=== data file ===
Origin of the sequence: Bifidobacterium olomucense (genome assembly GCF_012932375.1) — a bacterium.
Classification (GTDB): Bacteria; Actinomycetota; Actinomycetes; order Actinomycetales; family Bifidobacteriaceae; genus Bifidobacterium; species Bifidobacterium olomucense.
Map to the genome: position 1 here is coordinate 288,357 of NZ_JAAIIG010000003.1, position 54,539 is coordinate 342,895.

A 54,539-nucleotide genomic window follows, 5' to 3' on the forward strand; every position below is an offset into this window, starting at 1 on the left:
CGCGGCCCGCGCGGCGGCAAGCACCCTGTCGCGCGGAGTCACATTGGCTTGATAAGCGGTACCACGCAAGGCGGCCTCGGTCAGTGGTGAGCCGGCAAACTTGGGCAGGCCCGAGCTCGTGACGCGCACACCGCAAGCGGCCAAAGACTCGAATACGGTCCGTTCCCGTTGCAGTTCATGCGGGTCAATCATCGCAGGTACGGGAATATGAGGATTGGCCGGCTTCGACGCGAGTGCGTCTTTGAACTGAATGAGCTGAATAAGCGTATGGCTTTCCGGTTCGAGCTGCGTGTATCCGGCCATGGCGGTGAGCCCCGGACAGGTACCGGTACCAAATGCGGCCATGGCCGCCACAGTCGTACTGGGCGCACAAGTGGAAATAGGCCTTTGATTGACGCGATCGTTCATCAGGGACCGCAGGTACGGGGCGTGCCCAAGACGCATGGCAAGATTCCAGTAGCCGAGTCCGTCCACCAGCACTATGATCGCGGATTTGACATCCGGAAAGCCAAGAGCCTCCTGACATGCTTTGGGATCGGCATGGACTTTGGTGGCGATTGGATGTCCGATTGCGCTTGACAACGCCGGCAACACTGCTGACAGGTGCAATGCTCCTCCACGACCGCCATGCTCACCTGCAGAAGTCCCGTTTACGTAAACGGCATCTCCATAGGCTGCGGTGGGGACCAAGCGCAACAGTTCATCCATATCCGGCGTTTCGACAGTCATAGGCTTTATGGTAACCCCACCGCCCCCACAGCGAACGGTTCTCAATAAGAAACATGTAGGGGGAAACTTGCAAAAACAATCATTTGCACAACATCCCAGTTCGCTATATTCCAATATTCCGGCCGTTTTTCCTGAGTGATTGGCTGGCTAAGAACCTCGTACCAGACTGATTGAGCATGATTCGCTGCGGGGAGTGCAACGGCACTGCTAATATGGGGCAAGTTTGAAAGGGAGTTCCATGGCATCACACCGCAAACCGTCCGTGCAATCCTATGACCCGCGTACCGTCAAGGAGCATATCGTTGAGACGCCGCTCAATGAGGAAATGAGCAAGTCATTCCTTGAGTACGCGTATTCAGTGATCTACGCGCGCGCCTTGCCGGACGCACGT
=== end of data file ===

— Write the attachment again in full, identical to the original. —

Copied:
Origin of the sequence: Bifidobacterium olomucense (genome assembly GCF_012932375.1) — a bacterium.
Classification (GTDB): Bacteria; Actinomycetota; Actinomycetes; order Actinomycetales; family Bifidobacteriaceae; genus Bifidobacterium; species Bifidobacterium olomucense.
Map to the genome: position 1 here is coordinate 288,357 of NZ_JAAIIG010000003.1, position 54,539 is coordinate 342,895.

A 54,539-nucleotide genomic window follows, 5' to 3' on the forward strand; every position below is an offset into this window, starting at 1 on the left:
CGCGGCCCGCGCGGCGGCAAGCACCCTGTCGCGCGGAGTCACATTGGCTTGATAAGCGGTACCACGCAAGGCGGCCTCGGTCAGTGGTGAGCCGGCAAACTTGGGCAGGCCCGAGCTCGTGACGCGCACACCGCAAGCGGCCAAAGACTCGAATACGGTCCGTTCCCGTTGCAGTTCATGCGGGTCAATCATCGCAGGTACGGGAATATGAGGATTGGCCGGCTTCGACGCGAGTGCGTCTTTGAACTGAATGAGCTGAATAAGCGTATGGCTTTCCGGTTCGAGCTGCGTGTATCCGGCCATGGCGGTGAGCCCCGGACAGGTACCGGTACCAAATGCGGCCATGGCCGCCACAGTCGTACTGGGCGCACAAGTGGAAATAGGCCTTTGATTGACGCGATCGTTCATCAGGGACCGCAGGTACGGGGCGTGCCCAAGACGCATGGCAAGATTCCAGTAGCCGAGTCCGTCCACCAGCACTATGATCGCGGATTTGACATCCGGAAAGCCAAGAGCCTCCTGACATGCTTTGGGATCGGCATGGACTTTGGTGGCGATTGGATGTCCGATTGCGCTTGACAACGCCGGCAACACTGCTGACAGGTGCAATGCTCCTCCACGACCGCCATGCTCACCTGCAGAAGTCCCGTTTACGTAAACGGCATCTCCATAGGCTGCGGTGGGGACCAAGCGCAACAGTTCATCCATATCCGGCGTTTCGACAGTCATAGGCTTTATGGTAACCCCACCGCCCCCACAGCGAACGGTTCTCAATAAGAAACATGTAGGGGGAAACTTGCAAAAACAATCATTTGCACAACATCCCAGTTCGCTATATTCCAATATTCCGGCCGTTTTTCCTGAGTGATTGGCTGGCTAAGAACCTCGTACCAGACTGATTGAGCATGATTCGCTGCGGGGAGTGCAACGGCACTGCTAATATGGGGCAAGTTTGAAAGGGAGTTCCATGGCATCACACCGCAAACCGTCCGTGCAATCCTATGACCCGCGTACCGTCAAGGAGCATATCGTTGAGACGCCGCTCAATGAGGAAATGAGCAAGTCATTCCTTGAGTACGCGTATTCAGTGATCTACGCGCGCGCCTTGCCGGACGCACGT